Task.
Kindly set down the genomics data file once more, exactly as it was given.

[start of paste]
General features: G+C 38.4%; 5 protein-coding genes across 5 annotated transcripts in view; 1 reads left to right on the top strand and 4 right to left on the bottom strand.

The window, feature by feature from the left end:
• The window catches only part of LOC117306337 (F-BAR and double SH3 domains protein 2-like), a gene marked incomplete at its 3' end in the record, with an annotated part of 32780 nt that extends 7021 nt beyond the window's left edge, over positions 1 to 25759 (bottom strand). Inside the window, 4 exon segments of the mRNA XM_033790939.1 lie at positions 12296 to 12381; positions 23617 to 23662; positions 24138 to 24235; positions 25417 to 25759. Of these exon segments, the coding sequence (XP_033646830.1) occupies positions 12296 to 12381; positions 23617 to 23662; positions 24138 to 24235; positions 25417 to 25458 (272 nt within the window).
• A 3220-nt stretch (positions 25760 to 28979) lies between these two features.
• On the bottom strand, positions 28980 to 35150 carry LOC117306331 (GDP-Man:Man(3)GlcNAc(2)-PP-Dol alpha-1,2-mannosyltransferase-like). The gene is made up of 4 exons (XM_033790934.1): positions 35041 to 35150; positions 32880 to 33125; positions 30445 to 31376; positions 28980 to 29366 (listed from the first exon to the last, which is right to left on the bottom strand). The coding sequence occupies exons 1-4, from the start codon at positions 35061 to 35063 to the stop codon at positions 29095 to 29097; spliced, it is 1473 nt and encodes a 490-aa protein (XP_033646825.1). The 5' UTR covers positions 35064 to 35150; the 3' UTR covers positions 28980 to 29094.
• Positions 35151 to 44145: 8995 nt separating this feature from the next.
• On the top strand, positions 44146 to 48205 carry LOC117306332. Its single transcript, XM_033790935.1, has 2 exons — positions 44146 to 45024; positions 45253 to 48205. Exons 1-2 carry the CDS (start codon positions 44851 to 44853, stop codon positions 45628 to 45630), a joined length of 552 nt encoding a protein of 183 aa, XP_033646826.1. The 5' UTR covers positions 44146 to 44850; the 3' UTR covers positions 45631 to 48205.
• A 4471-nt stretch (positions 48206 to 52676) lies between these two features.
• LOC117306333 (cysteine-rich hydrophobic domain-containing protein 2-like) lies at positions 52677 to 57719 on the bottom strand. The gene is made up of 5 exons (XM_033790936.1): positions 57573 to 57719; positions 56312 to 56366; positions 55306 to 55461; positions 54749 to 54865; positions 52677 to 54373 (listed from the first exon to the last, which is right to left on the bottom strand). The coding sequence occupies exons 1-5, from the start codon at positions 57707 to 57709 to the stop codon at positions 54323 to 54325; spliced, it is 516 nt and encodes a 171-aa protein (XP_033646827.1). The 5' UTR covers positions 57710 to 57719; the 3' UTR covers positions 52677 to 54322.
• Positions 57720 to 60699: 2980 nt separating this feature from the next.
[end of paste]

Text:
General features: G+C 38.4%; 5 protein-coding genes across 5 annotated transcripts in view; 1 reads left to right on the top strand and 4 right to left on the bottom strand.

The window, feature by feature from the left end:
• The window catches only part of LOC117306337 (F-BAR and double SH3 domains protein 2-like), a gene marked incomplete at its 3' end in the record, with an annotated part of 32780 nt that extends 7021 nt beyond the window's left edge, over positions 1 to 25759 (bottom strand). Inside the window, 4 exon segments of the mRNA XM_033790939.1 lie at positions 12296 to 12381; positions 23617 to 23662; positions 24138 to 24235; positions 25417 to 25759. Of these exon segments, the coding sequence (XP_033646830.1) occupies positions 12296 to 12381; positions 23617 to 23662; positions 24138 to 24235; positions 25417 to 25458 (272 nt within the window).
• A 3220-nt stretch (positions 25760 to 28979) lies between these two features.
• On the bottom strand, positions 28980 to 35150 carry LOC117306331 (GDP-Man:Man(3)GlcNAc(2)-PP-Dol alpha-1,2-mannosyltransferase-like). The gene is made up of 4 exons (XM_033790934.1): positions 35041 to 35150; positions 32880 to 33125; positions 30445 to 31376; positions 28980 to 29366 (listed from the first exon to the last, which is right to left on the bottom strand). The coding sequence occupies exons 1-4, from the start codon at positions 35061 to 35063 to the stop codon at positions 29095 to 29097; spliced, it is 1473 nt and encodes a 490-aa protein (XP_033646825.1). The 5' UTR covers positions 35064 to 35150; the 3' UTR covers positions 28980 to 29094.
• Positions 35151 to 44145: 8995 nt separating this feature from the next.
• On the top strand, positions 44146 to 48205 carry LOC117306332. Its single transcript, XM_033790935.1, has 2 exons — positions 44146 to 45024; positions 45253 to 48205. Exons 1-2 carry the CDS (start codon positions 44851 to 44853, stop codon positions 45628 to 45630), a joined length of 552 nt encoding a protein of 183 aa, XP_033646826.1. The 5' UTR covers positions 44146 to 44850; the 3' UTR covers positions 45631 to 48205.
• A 4471-nt stretch (positions 48206 to 52676) lies between these two features.
• LOC117306333 (cysteine-rich hydrophobic domain-containing protein 2-like) lies at positions 52677 to 57719 on the bottom strand. The gene is made up of 5 exons (XM_033790936.1): positions 57573 to 57719; positions 56312 to 56366; positions 55306 to 55461; positions 54749 to 54865; positions 52677 to 54373 (listed from the first exon to the last, which is right to left on the bottom strand). The coding sequence occupies exons 1-5, from the start codon at positions 57707 to 57709 to the stop codon at positions 54323 to 54325; spliced, it is 516 nt and encodes a 171-aa protein (XP_033646827.1). The 5' UTR covers positions 57710 to 57719; the 3' UTR covers positions 52677 to 54322.
• Positions 57720 to 60699: 2980 nt separating this feature from the next.